Carl Tillman - TM2c
Torpedoman 3rd Class Carl Tillman reported aboard the USS Bush as part
of the commissioning crew of May 10, 1943. When not at general quarters,
Carl could often be found on the bridge standing "wheel watch", as
torpedomen often did.
Carl would continue serving aboard the USS Bush until her sinking on April 6, 1945. At the end of the ship's life, Carl's rating had increased to Torpedoman 2nd Class. Carl perished with the first suicide plane to strike the ship.
|Marvin Scott reported to the USS Bush on December 8, 1943. On this date the ship was moored at Pearl Harbor following the end the ship's role in the Aleutian Islands war effort. Marvin was a Torpedoman 3rd Class at this time. By April 6, 1945, Marvin had earned another stripe. He was Marvin Scott - TM2c. Marvin would lose his life serving alongside his shipmate, Carl Tillman.||
Marvin Scott - TM2c
|Offical Navy letters to surviving family members often did not contain many details about the events that claimed a family's loved one. Below are excerpts from a letter written 50 years later to Carl Tillman's sister and her husband. Carl's sister was the only surviving relative of the immediate family he left behind in 1945. The letter shares some recollections of Carl and the events surrounding his death and that of his shipmate Marvin Scott. The ship's former Chief Torpedoman's Mate, Ray Mayhugh, wrote the letter. The letter also offers a few insights into battle tatics from a torpedoman's point of view.|
February 24, 1995
Mr. and Mrs. Ippolito,
I am sorry that it has taken so long for you to get information about the loss of your brother, Carl Tillman. There were three of us on duty at the same location on the ship and at the same time the action took place. Carl (we called him "Cotton") and Marvin Scott were assigned to the #1 torpedo tube. I was also at the #1 tube at this time, although my responsibility included #2 tube and some depth charges.
We had been under attack by Jap planes flying from Japan for several hours, and during the afternoon it seemed as though the attack was more intense. During action involving aircraft we had the torpedo tubes trained out, so they could be fired even if damaged. Tube one was located between the stacks and trained out to the port side. Tube two was to the rear of #2 stack and was trained to starboard. Because the men manning the torpedo tubes could not take any direct action to combat aircraft we were advised to take cover whenever a plane approached in a strafing mode. During lulls in a battle we passed 40MM ammo.
One Jap plane stayed very low and our guns were trying to splash him, but he turned to come in on our starboard side and kept coming. When we got the message, "500 feet, take cover", Tillman and Scott went under the torpedo tube and I jumped from the super structure deck to the main deck on the port side.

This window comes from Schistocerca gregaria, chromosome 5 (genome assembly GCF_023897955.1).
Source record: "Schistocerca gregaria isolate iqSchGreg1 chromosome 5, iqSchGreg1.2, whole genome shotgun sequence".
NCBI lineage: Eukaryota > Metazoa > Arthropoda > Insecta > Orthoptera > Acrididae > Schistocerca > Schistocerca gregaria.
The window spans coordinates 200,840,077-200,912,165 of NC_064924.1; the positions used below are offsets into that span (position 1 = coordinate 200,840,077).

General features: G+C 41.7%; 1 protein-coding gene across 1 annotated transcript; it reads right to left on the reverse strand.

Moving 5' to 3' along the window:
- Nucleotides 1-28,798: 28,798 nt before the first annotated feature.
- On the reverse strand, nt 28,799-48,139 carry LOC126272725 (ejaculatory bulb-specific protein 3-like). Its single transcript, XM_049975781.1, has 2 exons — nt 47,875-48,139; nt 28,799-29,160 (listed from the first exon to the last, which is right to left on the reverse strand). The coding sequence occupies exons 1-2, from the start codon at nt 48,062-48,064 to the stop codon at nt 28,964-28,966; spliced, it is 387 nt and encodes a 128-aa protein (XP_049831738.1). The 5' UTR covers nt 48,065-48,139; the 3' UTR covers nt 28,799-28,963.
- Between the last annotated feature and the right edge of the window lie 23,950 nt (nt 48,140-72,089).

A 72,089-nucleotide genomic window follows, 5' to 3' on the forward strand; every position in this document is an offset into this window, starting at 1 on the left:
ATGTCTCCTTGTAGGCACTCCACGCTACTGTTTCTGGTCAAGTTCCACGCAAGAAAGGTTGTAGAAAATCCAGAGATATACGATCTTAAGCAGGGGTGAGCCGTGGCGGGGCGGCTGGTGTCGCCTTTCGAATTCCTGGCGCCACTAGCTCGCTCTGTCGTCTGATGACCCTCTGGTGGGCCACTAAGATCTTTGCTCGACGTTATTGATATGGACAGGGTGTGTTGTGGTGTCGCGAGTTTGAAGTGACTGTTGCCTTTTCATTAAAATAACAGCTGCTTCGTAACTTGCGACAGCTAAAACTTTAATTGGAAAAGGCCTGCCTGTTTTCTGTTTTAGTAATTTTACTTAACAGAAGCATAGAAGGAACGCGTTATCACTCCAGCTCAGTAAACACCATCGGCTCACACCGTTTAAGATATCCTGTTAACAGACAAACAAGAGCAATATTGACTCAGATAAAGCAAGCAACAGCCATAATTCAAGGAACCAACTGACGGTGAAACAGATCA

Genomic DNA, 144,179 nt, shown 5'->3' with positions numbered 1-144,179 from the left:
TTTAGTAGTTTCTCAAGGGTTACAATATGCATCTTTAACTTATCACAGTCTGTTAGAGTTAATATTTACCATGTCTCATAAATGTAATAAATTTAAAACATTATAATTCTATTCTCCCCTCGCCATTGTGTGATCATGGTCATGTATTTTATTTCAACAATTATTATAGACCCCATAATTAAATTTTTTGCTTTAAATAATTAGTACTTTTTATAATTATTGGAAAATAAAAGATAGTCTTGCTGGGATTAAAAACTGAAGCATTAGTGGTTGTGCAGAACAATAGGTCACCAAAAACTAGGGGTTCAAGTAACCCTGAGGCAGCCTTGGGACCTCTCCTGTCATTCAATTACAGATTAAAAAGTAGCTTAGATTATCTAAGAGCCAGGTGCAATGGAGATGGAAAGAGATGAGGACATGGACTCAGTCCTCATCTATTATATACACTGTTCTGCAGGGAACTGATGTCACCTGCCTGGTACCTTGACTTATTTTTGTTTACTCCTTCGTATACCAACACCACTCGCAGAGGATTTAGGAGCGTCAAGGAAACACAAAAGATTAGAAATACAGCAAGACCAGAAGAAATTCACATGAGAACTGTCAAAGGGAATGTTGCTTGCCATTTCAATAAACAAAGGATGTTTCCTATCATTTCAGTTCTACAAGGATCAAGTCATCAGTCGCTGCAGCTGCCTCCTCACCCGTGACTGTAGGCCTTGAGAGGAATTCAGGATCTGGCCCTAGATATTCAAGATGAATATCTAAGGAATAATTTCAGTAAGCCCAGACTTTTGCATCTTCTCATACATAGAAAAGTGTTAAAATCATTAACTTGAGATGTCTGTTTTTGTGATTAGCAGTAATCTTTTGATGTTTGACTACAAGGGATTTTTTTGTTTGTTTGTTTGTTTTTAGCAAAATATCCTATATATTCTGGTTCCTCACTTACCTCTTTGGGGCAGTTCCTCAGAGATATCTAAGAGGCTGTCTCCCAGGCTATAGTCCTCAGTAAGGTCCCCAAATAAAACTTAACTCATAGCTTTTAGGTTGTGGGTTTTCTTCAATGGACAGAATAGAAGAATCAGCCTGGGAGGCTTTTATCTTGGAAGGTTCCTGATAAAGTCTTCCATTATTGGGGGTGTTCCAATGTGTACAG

The plane kept coming and hit the starboard side of the ship above the water line and between the stacks. It is believed that he either had a bomb in the plane or dropped one just prior to hitting the ship. The damaged area on the starboard side was basically from stack to stack and from the keel up. The torpedo tubes, both men and everything below the tube was gone, except about 12 to 18 inches of the port side of the main deck.
The ship was hit by two other planes before she sank. The second plane came in on the port side and right in the area of the first plane. The damage by the second hit was much less than the first. I do not recall an explosion with the second plane. The third plane came in up forward on the port side and hit a 40MM gun and the radio room, wardroom, officer area. Part of this area was being used to treat injured men, but they were all lost by this plane's action.
Soon it will be 50 years since this action took place, and I am sure that my memory has played tricks on me. However, one thing I am sure of is that your brother was a fine young man who was liked and respected by all of his shipmates.
S. R. "Ray" Mayhugh, CTM
|EDITOR's NOTE: Ray Mayhugh had remembered many years later that Marvin Scott's parents had somehow received word that USS Bush survivors would reach San Francisco aboard the USS Henrico. Marvin's parents were there to meet the ship. Ray was asked to speak with them about the loss of their son and did so. Ray thought the Scott family must have had some "connections" to be able to find out when and where survivors of the USS Bush sinking would return to the States.|
The three men on the #1 torpedo tube mount on April 6, 1945.
Carl Tillman-TM2c, Marvin Scott-TM2c, Ray Mayhugh-CTM
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